he seat of Turkey's government in the strategic heart of central Anatolia,Ankara is the city selected by [Linkleri sadece kayıtlı üyelerimiz görebilir.ForumTR üyesi olmak için tıklayınız],the republic's founder, to house the capital of the newly politically defined country. Though thoroughly modern in appearance Ankara's history and that of the surrounding area dates back to the Bronze Age and the Hatti civilization. In the second millennium B.C. the Hittites followed as lords of the land and were succeeded in turn by the Phrygians, Lydians and Persians. In the third century B.C., the Galatians, a Celtic race, made Ankara their capital. It was then known as Ancyra, meaning 'anchor' (which is one of the oldest words in the language of the sea-loving Celts). The Romans and then the Byzantines held this strategic expanse of land until 1073 when the Seljuk Turks, commanded by Alpaslan, conquered it. Just over three centuries later in 1402, the city, then but a small outpost, passed into the hands of the Ottomans led by Beyazit I.
After the first World War, Ankara assumed a prominent position as the center of Ataturk's national resistance and the War of Independence that liber ated the Turkish homeland from the domination of foreign powers. On the 13th of October, 1923, Ankara was declared the capital of the new Republic of Turkey.
Dominating the modern part of the city, much of it constructed since Ankara's rise to prominence, is the imposing limestone Anitkabir, the mausoleum of Kemal Ataturk. Completed in 1953, this fusion of ancient and modern architectural concepts testifies to the power and grace of Turkish architecture. A museum at Anitkabir displays some of Ataturk's personal items and documents. His house in Cankaya, next to the Presidential Palace, is open on Sunday afternoons.
The oldest parts of the city surround the ancient hisar or citadel. Within the walls, the 12th century Alaeddin Mosque although much rebuilt by the Ottomans, still boasts fine Seljuk woodwork. Many interesting traditional Turkish houses have been restored in the area, and some have found new life as art galleries or attractive restaurants serving local dishes and wine. The beautiful Ankara castle restaurant offers excellent local and international cuisine and wine. It's well-known that Ankara was the cradle of "vine" (Hatti and Hittite) by 2000 B.C. Many vineyards around Ankara sponsor wine-tasting socials. Close to the gate, Hisar Kapisi, the beautifully restored bedestan (covered bazaar), houses the Museum of Anatolian Civilizations with its priceless collection of Paleolithic, Neolithic, Hatti, Hittite, Phrygian, Urartian and Roman artifacts, and the showpiece Lydian treasure. The museum is open every day except Monday. Out side the citadel the 13th century Arslanhane Mosque and the 14th century Ahi Elvan Mosque are worth visiting.
The legacy of Roman times - the third century A.D. public baths (built by the Roman Emperor Caracalla), the fourth century Julian Column and the second-century Temple of Augustus is located in an area below the citadel, near Ulus Meydani (Nation Square). The sole surviving "Political Testament of Augustus", a statement detailing the achievements of the Emperor Augustus, remains inscribed on the wall of his temple in Ankara. At one time every temple dedicated to him throughout the Roman Empire bore this document; this is the only complete copy in existence today. The Galatian king Pylamenes built the temple as a tribute to Augustus in 10 A.D. and in the second century, it was re-constructed by the Romans on the ancient Ankara Acropolis. In the fifth century the Byzantines converted the temple into a church.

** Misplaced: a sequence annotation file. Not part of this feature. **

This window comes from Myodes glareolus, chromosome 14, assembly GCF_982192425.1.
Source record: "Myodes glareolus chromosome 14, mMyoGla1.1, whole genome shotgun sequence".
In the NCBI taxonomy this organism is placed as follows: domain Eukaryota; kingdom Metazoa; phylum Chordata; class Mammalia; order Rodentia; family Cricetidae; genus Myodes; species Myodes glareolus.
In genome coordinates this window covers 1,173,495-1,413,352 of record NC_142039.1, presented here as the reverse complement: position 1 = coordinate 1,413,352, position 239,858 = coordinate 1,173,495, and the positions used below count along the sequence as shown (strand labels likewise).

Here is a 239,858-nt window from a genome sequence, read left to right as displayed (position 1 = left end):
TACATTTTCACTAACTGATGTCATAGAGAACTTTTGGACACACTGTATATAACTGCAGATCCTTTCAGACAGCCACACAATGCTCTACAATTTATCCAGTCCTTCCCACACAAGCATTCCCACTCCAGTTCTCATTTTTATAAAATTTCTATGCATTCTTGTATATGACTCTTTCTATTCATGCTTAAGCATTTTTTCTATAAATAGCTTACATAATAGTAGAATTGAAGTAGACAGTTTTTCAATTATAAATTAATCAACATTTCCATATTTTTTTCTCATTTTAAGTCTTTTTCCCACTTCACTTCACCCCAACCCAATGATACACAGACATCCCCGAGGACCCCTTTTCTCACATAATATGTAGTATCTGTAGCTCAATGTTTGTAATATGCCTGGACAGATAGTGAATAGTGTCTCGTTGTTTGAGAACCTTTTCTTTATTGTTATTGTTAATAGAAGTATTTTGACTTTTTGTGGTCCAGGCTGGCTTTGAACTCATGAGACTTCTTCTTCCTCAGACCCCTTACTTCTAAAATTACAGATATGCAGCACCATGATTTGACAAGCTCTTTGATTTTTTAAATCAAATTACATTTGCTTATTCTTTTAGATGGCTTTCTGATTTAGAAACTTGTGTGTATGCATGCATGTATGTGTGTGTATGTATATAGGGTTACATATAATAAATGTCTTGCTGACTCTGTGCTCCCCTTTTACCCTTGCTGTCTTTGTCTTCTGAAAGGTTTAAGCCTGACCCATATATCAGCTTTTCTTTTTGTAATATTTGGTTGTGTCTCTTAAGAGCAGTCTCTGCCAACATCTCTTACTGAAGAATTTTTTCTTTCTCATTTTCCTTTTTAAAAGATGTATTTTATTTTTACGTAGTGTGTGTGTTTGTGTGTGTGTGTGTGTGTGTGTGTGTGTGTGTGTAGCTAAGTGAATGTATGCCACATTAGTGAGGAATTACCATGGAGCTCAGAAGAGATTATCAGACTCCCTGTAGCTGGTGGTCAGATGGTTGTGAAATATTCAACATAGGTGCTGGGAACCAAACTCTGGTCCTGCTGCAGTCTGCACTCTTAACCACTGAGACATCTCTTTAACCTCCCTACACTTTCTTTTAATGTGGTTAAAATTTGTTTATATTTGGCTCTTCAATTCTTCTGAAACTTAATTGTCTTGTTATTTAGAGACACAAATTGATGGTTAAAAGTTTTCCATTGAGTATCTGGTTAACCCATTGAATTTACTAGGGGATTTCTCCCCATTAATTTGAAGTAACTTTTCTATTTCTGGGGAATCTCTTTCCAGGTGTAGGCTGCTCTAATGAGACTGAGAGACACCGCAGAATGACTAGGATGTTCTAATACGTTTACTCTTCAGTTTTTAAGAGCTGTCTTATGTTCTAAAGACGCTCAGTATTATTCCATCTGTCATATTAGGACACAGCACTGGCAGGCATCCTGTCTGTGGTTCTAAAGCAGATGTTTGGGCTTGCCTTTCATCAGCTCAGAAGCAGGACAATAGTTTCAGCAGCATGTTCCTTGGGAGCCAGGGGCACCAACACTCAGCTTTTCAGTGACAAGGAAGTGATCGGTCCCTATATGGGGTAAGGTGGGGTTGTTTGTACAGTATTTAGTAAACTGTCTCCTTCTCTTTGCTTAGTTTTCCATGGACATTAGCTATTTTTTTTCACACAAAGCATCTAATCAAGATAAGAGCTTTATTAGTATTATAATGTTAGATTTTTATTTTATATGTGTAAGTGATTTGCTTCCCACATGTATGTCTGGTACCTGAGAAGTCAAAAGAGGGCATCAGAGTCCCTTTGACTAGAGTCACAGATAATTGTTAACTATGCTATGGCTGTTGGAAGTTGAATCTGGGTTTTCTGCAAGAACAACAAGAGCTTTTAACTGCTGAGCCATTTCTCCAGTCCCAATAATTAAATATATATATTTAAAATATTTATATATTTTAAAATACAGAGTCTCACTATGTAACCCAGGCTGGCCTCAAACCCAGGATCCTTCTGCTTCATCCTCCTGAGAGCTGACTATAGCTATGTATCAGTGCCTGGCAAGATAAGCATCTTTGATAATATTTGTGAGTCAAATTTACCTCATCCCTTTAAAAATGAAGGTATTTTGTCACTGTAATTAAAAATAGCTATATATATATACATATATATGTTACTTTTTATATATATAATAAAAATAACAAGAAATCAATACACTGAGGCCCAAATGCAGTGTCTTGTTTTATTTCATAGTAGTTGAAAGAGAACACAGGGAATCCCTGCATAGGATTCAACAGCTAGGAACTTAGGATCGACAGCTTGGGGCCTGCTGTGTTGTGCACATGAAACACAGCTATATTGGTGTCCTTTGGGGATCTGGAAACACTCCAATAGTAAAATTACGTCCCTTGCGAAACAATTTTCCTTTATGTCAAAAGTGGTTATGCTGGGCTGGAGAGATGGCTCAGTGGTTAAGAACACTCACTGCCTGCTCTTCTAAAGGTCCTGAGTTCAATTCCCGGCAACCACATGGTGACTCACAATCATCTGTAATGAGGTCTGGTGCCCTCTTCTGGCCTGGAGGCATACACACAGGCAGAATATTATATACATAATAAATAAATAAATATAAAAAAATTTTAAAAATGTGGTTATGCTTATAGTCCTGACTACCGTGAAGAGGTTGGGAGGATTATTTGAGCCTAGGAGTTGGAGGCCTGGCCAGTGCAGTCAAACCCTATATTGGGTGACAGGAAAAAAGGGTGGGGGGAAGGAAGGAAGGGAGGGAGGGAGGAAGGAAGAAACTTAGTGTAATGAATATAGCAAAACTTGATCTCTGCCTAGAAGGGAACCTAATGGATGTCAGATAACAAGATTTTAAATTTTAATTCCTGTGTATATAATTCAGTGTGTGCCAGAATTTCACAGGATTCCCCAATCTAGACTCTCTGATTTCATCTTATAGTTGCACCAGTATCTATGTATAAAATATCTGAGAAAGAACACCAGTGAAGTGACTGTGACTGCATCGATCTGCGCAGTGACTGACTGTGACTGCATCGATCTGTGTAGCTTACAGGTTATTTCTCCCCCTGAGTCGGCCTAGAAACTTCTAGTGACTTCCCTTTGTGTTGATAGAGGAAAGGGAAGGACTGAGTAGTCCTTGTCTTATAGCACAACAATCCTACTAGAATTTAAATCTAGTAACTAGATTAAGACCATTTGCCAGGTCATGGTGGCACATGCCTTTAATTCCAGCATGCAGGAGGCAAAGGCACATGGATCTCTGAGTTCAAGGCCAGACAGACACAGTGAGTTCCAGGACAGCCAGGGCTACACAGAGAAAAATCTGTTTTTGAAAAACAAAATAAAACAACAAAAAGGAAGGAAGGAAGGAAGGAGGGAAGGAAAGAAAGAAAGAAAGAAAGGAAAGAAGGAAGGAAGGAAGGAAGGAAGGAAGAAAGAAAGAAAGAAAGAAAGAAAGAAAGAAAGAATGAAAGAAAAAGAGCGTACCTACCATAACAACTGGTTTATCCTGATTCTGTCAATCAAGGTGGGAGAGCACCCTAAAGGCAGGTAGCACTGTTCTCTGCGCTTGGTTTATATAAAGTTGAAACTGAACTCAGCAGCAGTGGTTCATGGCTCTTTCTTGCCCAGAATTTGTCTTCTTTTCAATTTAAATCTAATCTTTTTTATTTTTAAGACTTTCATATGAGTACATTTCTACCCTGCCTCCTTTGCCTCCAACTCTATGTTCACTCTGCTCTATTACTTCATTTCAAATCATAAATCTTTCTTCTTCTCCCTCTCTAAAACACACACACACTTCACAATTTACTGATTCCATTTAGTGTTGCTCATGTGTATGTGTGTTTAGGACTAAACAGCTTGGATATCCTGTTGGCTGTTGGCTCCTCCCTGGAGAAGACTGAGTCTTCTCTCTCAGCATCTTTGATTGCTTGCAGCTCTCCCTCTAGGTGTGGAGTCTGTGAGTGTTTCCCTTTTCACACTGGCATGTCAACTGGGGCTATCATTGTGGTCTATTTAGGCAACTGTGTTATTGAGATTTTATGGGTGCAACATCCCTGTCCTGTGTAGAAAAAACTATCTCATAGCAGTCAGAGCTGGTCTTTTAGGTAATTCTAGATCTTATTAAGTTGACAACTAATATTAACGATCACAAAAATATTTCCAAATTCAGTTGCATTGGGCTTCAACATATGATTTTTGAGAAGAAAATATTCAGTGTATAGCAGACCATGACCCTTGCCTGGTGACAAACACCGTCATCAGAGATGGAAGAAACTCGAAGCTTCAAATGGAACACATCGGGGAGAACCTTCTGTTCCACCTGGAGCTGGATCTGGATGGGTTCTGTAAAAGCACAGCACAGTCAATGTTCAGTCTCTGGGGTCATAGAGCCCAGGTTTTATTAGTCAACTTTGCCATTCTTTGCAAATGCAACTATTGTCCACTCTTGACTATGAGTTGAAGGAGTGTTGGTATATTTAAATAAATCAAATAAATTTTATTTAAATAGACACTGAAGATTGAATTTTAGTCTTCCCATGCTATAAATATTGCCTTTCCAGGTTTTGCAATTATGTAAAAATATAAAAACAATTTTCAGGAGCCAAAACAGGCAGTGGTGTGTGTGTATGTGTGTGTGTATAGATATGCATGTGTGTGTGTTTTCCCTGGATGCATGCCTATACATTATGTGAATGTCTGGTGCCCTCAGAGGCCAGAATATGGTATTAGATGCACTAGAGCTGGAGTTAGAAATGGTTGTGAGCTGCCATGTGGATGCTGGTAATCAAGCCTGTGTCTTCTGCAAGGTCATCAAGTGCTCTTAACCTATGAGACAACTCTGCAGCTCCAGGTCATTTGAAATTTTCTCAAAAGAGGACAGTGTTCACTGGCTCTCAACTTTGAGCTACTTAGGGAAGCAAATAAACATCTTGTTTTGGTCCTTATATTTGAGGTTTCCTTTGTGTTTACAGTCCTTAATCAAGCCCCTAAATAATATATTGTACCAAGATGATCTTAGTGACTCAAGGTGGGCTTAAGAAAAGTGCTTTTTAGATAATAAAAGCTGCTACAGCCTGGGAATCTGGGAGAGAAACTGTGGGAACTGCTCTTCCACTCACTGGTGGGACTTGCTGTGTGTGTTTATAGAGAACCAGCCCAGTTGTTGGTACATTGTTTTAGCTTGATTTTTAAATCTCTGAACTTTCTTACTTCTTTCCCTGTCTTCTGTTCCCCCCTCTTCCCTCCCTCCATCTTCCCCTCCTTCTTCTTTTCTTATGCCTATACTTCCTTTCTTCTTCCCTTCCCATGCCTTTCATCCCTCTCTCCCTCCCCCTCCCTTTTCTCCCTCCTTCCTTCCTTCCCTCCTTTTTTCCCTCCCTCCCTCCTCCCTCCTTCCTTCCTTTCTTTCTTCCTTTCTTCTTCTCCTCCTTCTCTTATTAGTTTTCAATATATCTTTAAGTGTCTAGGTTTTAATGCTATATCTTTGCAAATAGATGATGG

Excavations of a Roman theatre, pro-scene (stage), and scene (backstage), can be seen outside the citadel. Roman statues found here are exhibited in the Anatolian Civilizations Museum. The audience area is still under excavation.
Adjacent to the temple stands the 15th-century Had Bayram mosque and mausoleum. This complex is greatly venerated by Muslims as a holy shrine.
From Ulus Meydani, with its equestrian statue of Ataturk, continue down Ataturk Boulevard to the Ethnographical Museum which houses magnificent Seljuk doors of carved wood, and other artifacts of daily life. Nearby, the Sculpture and Painting Museum illustrates the history of the Turkish fine arts. The largest mosque in Ankara graces the Kocatepe quarter. Kocatepe Mosque was built between 1976 and 1987, and is in the Ottoman architectural style.
Ankara has an active artistic and cultural life with world class performances of ballet, modern dance, jazz, theater, opera and folk dancing. The city is especially well known for its Philharmonic Orchestra which attracts a loyal following. Ankara hosts two international festivals in April: "The Arts and Music Festival", and the world-famous "April 23rd International Children's Festival".
Visitors to the city usually like to browse through the old shops in Cikrikcilar Yokusu near Ulus. On the street of coppersmiths, Bakircilar Carsisi, you can find many interesting old and new items, not only of copper but jewelry, carpets, costumes, antiquities and embroidery. A walk up the hill to the Cit adel Gate takes you past many interesting stalls and vendors selling spices, dried fruits, nuts and all manner of produce. Modern shopping areas are mostly found in Kizilay, on Tunali Hilmi Avenue and in the Atakule Tower in Cankaya. The top of Atakule, at 125 meters, offers a magnificent view over the whole city. Its excellent revolving restaurant allows you to enjoy the complete view in a leisurely fashion. In the new Karum shopping mall, in Kavaklidere, some of Turkey's most chic clothing stores tempt the passer-by